Dr. Frances Oldham Kelsey, the FDA scientist who kept thalidomide off U.S. market, has died at age 101. You may not know her name, but she played a pivotal role in drug development requirements generally and the importance of animal research specifically. In fact, it was Dr. Kelsey who continually rejected approval of thalidomide from the US market when it was causing birth defects in women across the world.
How is this an animal research issue? Thalidomide was prescribed for pregnant women, yet Dr. Kelsey noted studies had not included testing in pregnant animals. Today, it is a requirement that Rx drugs which may be used by pregnant women include affects in pregnant animals. However, in the early ‘60’s, this was a novel concept. Her obituary explains this in detail.
Animal rights activists often point to thalidomide as a failure of animal models to predict drug reactions in people. And, of course, the opposite is true. Dr. Kelsey’s handling of thalidomide in the US is one of the most important examples of the value and importance of sound animal and human (clinical trials) studies.
Thalidomide is but one example of the medical historical facts vs animal rights fiction. Below are some examples spouted by those who will never be accused of being slowed down by the truth.
Historical Revisionism and Intellectual Dishonesty
Animal rights activists often take scientists’ statements out of context to press their thesis that animal research is irrelevant, unnecessary or harmful to medical advancement. Most of their misguided and false claims have been addressed before, but we at FBR thought it would be helpful to combine them for future reference should you choose to refute animal rights claims.
Some Historical Myths
Thalidomide was tested on animals, yet its potential for causing birth defects went undetected. Thalidomide was not tested on pregnant animals before being put on the market because such tests were not required then. Thalidomide was not available in this country because the animal test data were considered incomplete. When tested on pregnant animals, including rats, mice, rabbits, dogs and monkeys, thalidomide produced birth defects similar to that in humans.
The discovery of insulin and its role was made without the aid of animal research. This argument is put forth often by Brandon Reines, D.V.M., who has even claimed that a book by Michael Bliss called The Discovery of Insulin supports this argument. In 1989, Bliss denied Reines’ claim in the strongest possible terms, writing “Reines’ interpretation of my work is thoroughly distorted, wrong-headed and silly. I informed him of this several years ago when I first read his mindless writing on the subject. I utterly repudiate his misunderstandings of my work. The discovery of insulin in the early 1920s stands as one of the outstanding examples in medical history of the successful use of animal experimentation to improve the human condition. Insulin would not have been isolated, at Toronto or anywhere else, without the sacrifice of thousands of dogs. These dogs made it possible for millions of humans to live.”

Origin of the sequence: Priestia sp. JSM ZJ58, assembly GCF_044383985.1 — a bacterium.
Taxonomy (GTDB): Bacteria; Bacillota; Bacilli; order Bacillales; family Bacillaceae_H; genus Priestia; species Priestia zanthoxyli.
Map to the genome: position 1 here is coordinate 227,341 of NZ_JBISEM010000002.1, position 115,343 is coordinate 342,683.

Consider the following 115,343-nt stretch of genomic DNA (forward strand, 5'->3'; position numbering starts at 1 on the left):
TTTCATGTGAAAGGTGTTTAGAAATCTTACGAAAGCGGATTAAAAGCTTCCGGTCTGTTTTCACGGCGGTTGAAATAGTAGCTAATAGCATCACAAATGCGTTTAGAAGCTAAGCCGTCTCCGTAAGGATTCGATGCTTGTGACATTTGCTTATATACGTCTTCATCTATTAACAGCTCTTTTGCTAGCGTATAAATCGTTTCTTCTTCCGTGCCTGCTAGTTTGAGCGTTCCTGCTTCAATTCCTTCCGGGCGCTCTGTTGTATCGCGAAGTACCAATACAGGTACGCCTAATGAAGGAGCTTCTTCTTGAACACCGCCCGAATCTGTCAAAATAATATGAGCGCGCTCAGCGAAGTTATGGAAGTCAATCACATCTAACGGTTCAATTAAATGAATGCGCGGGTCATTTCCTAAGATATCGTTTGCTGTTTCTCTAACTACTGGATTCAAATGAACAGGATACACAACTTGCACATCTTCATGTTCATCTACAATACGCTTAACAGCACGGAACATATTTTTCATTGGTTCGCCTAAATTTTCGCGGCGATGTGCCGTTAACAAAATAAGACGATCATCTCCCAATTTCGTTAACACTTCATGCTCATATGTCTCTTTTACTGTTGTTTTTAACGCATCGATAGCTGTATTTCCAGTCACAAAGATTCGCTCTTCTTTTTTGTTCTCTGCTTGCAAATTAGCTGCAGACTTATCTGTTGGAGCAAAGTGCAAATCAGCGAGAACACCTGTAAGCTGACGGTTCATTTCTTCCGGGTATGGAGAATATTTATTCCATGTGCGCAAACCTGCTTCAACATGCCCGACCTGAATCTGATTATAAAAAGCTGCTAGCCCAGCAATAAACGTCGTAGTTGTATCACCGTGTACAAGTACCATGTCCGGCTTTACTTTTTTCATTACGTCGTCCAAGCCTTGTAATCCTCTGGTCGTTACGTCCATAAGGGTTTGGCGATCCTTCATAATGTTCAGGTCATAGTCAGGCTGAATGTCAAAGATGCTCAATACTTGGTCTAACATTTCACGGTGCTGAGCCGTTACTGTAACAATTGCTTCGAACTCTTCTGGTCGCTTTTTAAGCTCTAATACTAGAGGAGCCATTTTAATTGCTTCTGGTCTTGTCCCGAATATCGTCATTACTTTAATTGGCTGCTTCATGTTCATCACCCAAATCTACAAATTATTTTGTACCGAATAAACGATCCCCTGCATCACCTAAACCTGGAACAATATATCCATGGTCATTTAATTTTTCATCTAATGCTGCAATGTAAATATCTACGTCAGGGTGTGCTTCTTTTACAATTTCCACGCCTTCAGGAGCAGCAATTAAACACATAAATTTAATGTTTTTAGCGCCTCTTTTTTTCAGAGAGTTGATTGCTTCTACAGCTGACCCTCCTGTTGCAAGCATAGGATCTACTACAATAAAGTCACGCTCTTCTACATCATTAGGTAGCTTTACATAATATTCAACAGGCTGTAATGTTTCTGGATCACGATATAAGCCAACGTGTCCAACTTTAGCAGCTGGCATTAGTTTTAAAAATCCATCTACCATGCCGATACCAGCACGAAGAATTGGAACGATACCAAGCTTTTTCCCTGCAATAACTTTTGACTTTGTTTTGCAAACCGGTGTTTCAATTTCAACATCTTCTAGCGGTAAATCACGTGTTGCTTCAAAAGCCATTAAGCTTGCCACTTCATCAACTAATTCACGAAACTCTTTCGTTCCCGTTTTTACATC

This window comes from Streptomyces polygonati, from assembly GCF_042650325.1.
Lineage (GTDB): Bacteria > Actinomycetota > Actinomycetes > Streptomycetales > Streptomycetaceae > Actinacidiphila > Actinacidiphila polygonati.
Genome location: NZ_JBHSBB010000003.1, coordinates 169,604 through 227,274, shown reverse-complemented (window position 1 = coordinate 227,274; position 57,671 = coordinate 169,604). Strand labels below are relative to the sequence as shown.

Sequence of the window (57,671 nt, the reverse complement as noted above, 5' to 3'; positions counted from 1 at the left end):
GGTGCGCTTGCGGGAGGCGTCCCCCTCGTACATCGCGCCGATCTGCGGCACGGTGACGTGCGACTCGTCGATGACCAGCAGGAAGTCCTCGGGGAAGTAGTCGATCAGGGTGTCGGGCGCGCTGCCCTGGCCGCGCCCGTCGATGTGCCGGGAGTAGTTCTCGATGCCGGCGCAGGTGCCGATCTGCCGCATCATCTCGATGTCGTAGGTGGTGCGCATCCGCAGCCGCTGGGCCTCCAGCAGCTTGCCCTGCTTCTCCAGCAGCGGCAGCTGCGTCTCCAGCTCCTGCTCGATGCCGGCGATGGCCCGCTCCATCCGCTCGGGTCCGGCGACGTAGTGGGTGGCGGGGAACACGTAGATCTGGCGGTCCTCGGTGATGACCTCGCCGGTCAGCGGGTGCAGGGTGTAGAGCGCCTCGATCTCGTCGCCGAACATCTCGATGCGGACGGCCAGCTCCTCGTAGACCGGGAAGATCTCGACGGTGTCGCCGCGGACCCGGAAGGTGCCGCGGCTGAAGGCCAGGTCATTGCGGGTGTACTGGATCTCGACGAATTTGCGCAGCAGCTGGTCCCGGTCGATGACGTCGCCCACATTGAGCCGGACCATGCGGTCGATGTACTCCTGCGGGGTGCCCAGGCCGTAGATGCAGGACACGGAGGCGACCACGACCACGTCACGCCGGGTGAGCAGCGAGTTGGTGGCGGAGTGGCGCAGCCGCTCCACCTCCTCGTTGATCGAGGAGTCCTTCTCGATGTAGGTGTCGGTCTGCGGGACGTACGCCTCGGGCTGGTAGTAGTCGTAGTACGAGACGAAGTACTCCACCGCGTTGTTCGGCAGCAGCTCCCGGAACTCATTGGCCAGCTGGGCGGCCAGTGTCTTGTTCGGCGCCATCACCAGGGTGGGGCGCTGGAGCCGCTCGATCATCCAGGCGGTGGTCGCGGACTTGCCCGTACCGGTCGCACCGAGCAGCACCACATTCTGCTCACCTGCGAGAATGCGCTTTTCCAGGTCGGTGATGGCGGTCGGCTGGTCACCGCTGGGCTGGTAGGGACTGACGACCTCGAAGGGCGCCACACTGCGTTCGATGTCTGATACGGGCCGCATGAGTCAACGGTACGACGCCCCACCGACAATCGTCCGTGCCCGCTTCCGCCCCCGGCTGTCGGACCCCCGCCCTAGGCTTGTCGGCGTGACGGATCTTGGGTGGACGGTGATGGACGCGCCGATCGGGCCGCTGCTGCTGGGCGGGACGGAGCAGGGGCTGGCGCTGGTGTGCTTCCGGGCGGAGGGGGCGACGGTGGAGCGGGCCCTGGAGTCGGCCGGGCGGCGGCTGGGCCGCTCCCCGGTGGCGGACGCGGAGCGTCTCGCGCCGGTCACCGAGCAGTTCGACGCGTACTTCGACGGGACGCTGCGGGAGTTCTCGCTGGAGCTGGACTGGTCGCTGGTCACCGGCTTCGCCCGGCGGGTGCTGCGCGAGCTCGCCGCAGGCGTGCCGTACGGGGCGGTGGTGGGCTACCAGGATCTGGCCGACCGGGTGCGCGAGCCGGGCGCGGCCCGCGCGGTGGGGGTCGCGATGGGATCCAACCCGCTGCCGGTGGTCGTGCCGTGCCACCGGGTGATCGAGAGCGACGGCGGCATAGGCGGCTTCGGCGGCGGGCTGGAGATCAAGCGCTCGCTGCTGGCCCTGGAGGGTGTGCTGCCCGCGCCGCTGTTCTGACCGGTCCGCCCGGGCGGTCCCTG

Research with the animal model of polio resulted in a misunderstanding of the mechanism of infection. Stephen Kaufman of the Medical Research Modernization Committee (MRMC) cites Dr. J.R. Paul’s book, The History of Polio, as supporting this conclusion about animal research. But Dr. Paul’s book refutes, rather than supports, Kaufman’s claim. Also, there is support for animal research from the very man credited with the oral polio vaccine–Dr. Albert Sabin. In a Sept. 13, 1991 letter, Dr. Sabin wrote: “My own experience of over 60 years in biomedical research amply demonstrated that without the use of animals and of human beings, it would have been impossible to acquire the important knowledge needed to prevent much suffering and premature death not only among humans but also among animals.”
Penicillin is very toxic to guinea pigs and hamsters. It is not harmful to hamsters when given in doses (relative to body weight) comparable to that given humans. The effect of penicillin on guinea pigs is similar, but it causes death indirectly. The British Research Defence Society addressed this in detail in the RDS Newsletter, June 1991.